Neo-soul sisters gather force, demand attention

With 13 Grammy nominations going to a pair of rookie soul singers, India.Arie and Alicia Keys, soul music is industry-certified as the latest big thing. Grammy choosers might even be on to something. The fast rise of these two performers and the general acclaim flowing toward their peers – including Jill Scott, Erykah Badu and Angie Stone – have the feel of a movement gathering force and demanding attention.

This surge of artists who share ideas and influences even has a name: neo-soul. And if every trend scatters the one before it, the neo-soul train should be rolling right over the crude rappers, dishy divas and randy romeos who have dominated – some say debased – black popular music of late. If anyone takes offense at Keys’ current hit, “A Woman’s Worth,” it might be the rappers accustomed to portraying women as disposable playthings.

That Keys wrote or co-wrote most of “A Minor’s” 15 tracks speaks to another tenet of soul: Musical ability is a must. Schooling in music – formal or informal, in church choirs or conservatories – is a hallmark of the evolution of soul and a recurring fact in the biographies of soul-music greats: Southern lights Sam Cooke, Otis Redding, Aretha Franklin, James Brown, Isaac Hayes and Al Green; Marvin Gaye and Stevie Wonder out of Motown; Curtis Mayfield from Chicago; Kenny Gamble and Leon Huff, creators of the orchestral Philadelphia sound.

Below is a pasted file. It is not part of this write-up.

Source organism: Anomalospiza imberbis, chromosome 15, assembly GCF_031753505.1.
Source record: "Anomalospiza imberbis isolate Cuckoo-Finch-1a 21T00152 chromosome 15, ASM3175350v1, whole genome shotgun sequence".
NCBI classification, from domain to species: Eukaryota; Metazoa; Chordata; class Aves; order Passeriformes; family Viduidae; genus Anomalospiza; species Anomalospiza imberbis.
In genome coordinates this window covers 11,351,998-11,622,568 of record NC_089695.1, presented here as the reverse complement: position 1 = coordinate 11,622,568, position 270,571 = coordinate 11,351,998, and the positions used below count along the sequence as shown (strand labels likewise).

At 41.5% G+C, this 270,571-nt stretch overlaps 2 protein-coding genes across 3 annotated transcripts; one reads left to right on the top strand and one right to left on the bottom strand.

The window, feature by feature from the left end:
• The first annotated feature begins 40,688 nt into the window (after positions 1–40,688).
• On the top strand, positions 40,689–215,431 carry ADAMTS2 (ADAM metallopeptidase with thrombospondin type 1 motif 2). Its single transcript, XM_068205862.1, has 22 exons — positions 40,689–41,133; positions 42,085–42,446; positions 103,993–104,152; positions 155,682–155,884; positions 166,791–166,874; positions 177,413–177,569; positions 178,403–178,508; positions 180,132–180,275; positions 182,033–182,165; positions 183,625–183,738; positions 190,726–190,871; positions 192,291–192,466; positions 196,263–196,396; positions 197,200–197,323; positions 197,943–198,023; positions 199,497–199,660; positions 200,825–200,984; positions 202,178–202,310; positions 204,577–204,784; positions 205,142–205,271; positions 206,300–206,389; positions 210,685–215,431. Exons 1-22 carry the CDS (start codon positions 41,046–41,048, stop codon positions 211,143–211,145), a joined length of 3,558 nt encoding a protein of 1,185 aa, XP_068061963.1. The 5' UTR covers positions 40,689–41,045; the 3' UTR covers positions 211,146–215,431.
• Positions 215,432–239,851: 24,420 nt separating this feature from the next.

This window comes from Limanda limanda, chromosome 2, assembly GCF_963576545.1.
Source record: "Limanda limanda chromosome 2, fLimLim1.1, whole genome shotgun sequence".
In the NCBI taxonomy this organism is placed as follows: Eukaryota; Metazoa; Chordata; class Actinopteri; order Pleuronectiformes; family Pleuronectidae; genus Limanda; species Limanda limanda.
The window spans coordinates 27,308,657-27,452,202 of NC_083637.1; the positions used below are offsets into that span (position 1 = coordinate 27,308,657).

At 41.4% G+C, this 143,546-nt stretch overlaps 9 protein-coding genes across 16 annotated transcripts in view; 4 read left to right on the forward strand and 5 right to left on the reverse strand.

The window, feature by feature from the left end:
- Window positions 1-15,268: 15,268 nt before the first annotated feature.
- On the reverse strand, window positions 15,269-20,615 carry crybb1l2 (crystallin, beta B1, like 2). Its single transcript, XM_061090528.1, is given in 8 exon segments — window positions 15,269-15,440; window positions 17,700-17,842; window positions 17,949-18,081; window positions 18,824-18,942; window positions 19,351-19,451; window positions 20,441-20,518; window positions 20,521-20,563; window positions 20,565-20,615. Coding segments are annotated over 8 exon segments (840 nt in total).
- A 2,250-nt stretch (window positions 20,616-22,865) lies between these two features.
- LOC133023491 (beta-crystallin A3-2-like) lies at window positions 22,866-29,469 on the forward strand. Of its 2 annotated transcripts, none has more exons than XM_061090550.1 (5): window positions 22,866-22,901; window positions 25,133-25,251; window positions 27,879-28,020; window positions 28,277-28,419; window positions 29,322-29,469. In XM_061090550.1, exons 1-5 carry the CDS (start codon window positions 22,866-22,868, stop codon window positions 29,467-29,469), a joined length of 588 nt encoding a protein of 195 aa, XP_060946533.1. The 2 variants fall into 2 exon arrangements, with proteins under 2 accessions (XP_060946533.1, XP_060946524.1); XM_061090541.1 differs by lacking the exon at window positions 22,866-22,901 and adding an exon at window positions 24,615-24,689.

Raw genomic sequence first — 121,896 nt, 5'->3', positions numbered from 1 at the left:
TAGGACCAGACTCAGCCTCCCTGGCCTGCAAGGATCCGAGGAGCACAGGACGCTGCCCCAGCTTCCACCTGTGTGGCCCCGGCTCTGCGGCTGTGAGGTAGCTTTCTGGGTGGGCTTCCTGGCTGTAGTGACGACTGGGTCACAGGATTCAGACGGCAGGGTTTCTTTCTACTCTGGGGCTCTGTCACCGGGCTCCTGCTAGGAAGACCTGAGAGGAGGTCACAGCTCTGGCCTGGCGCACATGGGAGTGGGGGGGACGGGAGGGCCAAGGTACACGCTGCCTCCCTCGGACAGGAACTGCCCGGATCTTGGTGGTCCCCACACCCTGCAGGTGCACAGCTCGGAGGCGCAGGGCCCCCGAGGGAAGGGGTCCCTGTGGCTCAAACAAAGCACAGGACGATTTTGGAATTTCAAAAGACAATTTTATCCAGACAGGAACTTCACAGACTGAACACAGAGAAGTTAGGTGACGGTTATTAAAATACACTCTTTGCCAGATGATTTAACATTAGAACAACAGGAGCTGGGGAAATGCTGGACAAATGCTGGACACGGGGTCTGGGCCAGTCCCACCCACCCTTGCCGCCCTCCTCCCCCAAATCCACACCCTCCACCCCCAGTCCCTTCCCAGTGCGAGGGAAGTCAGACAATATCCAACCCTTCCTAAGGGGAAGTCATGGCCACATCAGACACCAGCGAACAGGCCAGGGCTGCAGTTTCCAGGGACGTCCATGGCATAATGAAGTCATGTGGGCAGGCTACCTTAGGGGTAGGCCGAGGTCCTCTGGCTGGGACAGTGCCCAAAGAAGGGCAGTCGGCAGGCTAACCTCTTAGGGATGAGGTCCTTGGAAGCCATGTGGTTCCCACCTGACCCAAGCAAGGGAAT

The stars of new soul bring some of that dedication to craft to their work. Keys, from New York, is a classically trained pianist. The Atlanta-based Arie sang in school choirs and learned her way around a whole section of brass and wind instruments: saxophone, clarinet, recorder.

The electric-not-electronic vibe, sophisticated arrangements and sharp production of the typical new soul record are reflections of an ethic that says: Musical knowledge matters; mastery of instruments is important; software cannot replace a good live band because software has no soul.

Keys has said that she grew up listening to hip-hop, but had a course-changing revelation at age 13: She got a copy of Marvin Gaye’s 1971 classic, “What’s Going On.”

The influence of Gaye and Wonder on Keys’ music is audible.

Many fans of classic soul are elated by the arrival of Keys and others. The only thing that bugs Bob Davis, founder and owner of the Web site, is the labeling.

He argues that so-called neo-soul is “actually a continuation of music from the 1970s and part of the 1980s that got pushed into the background with the advent of rap music. There’s nothing ‘neo’ about it.” Davis sees Badu, for example, as a direct descendent of jazz-influenced singers such as Nina Simone and Marlena Shaw. He calls one of the soul revival’s less famous talents, the mighty-voiced Sandra St. Victor, “a great gut-check soul singer, like an Aretha or a Chaka (Khan).”

He also feels that the Grammy rush to praise Keys and Arie ignores slightly older, more seasoned performers such as female vocalist N’Dambi and St. Victor, who used to sing in an inventive soul band called The Family Stand. Davis is not alone in his critique. Some observers have argued that among women in contemporary soul, Scott and Stone are making the more skillful and interesting music, but aren’t garnering as much attention because, unlike Keys and Arie, they don’t look like the media’s narrow ideal of glamour.

The worry is that, as often happens, excessive attention will inflate the trend beyond all reason and recognition. The Grammys are rushing in to consummate the coup _ seven nominations to Arie, six to Keys, five of which she now claim her own. Record companies, in turn, can be relied on to saturate the market with Keys-Arie knockoffs and make everybody sick of soul.

The only brake on that tendency is that gifted soul musicians are harder to replicate than teen-pop divas.